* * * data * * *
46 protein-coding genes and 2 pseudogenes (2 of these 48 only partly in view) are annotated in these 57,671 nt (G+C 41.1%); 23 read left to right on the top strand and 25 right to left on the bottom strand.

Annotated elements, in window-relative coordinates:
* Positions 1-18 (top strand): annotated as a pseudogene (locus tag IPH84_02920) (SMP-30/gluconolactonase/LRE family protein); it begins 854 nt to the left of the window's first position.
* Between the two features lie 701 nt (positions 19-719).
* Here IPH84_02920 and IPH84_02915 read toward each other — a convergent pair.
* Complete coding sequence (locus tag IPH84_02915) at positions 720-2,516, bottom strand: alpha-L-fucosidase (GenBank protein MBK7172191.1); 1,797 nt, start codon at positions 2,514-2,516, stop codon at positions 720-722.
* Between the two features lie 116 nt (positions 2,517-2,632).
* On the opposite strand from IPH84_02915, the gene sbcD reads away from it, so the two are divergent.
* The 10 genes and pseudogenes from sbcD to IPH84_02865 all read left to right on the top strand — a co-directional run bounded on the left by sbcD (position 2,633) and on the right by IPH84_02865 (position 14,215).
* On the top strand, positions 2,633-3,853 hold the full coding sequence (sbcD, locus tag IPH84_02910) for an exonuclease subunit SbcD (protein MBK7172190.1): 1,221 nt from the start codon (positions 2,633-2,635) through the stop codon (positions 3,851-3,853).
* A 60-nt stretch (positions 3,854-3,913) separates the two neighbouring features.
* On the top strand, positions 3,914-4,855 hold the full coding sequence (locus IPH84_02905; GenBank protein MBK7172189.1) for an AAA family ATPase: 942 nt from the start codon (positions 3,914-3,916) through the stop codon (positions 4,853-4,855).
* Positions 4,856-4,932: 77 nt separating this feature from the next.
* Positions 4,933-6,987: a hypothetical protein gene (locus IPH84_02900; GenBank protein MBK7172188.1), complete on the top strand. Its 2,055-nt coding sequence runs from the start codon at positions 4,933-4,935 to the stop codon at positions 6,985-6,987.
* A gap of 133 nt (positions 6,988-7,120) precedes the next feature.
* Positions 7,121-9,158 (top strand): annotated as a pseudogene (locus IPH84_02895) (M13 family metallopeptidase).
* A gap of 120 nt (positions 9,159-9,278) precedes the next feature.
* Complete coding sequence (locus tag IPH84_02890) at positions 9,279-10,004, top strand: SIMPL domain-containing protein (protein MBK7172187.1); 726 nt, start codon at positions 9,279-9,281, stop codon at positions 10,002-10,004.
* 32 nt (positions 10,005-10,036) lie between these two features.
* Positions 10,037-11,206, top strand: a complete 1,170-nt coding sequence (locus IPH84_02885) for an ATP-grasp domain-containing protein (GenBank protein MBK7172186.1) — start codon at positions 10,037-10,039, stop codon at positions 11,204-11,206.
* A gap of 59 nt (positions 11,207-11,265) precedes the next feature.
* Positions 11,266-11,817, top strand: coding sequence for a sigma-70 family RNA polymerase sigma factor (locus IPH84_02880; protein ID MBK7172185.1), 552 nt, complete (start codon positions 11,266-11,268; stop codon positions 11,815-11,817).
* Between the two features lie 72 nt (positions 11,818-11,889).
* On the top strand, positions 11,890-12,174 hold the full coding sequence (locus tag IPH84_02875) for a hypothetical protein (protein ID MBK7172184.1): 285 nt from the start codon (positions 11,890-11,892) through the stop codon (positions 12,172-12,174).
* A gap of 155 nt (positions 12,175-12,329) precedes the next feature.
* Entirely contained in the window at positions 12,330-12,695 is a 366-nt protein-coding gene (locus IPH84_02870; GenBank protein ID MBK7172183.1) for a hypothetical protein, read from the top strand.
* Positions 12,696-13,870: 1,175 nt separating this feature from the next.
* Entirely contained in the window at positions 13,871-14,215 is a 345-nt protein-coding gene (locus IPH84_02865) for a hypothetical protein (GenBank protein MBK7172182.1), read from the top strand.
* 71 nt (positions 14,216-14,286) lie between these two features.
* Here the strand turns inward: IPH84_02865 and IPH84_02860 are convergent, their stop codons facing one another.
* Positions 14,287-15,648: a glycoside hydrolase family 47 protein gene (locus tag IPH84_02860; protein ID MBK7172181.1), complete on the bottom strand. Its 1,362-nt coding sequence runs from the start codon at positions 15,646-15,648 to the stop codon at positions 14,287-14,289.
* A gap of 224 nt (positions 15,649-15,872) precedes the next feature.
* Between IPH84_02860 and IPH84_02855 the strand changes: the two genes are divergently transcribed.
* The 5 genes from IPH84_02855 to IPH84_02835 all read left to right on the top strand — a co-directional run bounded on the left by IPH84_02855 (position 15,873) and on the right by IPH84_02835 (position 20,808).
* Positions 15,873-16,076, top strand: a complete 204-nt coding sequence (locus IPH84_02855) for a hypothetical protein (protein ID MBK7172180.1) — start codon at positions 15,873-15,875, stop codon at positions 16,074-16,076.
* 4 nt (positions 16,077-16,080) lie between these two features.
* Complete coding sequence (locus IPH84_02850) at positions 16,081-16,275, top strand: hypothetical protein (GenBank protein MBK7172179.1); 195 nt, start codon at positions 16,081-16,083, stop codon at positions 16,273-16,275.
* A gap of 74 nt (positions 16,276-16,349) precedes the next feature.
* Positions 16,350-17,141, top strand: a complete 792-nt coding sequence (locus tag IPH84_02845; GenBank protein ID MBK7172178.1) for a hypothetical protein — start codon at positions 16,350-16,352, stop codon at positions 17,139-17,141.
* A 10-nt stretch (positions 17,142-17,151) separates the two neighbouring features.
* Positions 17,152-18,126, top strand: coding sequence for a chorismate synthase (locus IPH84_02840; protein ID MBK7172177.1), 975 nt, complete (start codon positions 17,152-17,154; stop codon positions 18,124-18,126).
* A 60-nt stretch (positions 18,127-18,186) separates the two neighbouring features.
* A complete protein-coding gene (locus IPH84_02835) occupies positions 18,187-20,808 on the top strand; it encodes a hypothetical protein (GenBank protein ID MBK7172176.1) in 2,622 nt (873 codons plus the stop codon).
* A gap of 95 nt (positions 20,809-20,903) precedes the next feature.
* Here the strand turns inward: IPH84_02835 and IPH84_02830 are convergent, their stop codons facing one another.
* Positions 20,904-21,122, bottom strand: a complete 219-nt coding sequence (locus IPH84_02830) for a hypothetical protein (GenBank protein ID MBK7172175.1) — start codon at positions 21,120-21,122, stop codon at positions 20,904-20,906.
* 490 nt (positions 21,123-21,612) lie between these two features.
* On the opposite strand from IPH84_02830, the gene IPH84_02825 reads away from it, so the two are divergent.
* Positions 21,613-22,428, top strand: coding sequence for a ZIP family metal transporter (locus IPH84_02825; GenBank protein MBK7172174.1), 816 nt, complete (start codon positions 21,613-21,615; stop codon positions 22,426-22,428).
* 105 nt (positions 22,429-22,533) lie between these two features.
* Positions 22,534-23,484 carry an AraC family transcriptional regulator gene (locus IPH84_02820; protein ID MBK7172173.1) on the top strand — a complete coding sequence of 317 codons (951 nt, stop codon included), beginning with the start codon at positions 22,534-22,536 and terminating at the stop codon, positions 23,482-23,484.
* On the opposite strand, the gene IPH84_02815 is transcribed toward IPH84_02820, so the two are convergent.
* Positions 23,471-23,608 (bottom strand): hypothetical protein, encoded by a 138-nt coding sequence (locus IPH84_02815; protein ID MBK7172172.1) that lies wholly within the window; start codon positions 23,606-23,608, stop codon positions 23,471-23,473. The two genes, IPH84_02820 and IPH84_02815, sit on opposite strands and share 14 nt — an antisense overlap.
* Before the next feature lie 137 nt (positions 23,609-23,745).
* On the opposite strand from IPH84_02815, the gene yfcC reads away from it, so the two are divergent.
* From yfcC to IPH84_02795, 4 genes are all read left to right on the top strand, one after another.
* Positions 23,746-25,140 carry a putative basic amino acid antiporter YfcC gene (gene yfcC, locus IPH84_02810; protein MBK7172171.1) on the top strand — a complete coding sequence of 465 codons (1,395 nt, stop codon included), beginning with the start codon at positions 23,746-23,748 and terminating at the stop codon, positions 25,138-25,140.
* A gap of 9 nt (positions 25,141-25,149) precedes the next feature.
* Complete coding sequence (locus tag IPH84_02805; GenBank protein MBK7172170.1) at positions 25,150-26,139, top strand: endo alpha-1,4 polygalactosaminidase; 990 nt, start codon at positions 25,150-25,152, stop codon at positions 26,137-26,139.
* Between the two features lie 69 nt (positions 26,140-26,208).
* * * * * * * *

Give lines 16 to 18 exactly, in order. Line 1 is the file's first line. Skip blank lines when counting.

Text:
* Positions 7,121-9,158 (top strand): annotated as a pseudogene (locus IPH84_02895) (M13 family metallopeptidase).
* A gap of 120 nt (positions 9,159-9,278) precedes the next feature.
* Complete coding sequence (locus tag IPH84_02890) at positions 9,279-10,004, top strand: SIMPL domain-containing protein (protein MBK7172187.1); 726 nt, start codon at positions 9,279-9,281, stop codon at positions 10,002-10,004.